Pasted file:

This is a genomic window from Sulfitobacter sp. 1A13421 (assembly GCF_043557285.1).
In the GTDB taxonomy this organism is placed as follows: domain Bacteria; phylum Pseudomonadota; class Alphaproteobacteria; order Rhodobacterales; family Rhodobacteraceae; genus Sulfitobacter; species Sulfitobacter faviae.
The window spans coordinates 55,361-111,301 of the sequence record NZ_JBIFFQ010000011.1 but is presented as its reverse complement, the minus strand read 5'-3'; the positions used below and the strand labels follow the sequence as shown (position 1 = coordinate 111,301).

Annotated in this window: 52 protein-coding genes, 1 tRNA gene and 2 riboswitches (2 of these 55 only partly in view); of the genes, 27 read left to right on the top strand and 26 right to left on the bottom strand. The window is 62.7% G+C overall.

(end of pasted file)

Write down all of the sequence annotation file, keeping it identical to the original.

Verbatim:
This is a genomic window from Sulfitobacter sp. 1A13421 (assembly GCF_043557285.1).
In the GTDB taxonomy this organism is placed as follows: domain Bacteria; phylum Pseudomonadota; class Alphaproteobacteria; order Rhodobacterales; family Rhodobacteraceae; genus Sulfitobacter; species Sulfitobacter faviae.
The window spans coordinates 55,361-111,301 of the sequence record NZ_JBIFFQ010000011.1 but is presented as its reverse complement, the minus strand read 5'-3'; the positions used below and the strand labels follow the sequence as shown (position 1 = coordinate 111,301).

Annotated in this window: 52 protein-coding genes, 1 tRNA gene and 2 riboswitches (2 of these 55 only partly in view); of the genes, 27 read left to right on the top strand and 26 right to left on the bottom strand. The window is 62.7% G+C overall.